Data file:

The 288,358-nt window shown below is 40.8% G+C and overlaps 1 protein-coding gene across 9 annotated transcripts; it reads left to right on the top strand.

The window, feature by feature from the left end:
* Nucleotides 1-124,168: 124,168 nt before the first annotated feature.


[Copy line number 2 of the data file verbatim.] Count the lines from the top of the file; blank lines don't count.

The window, feature by feature from the left end: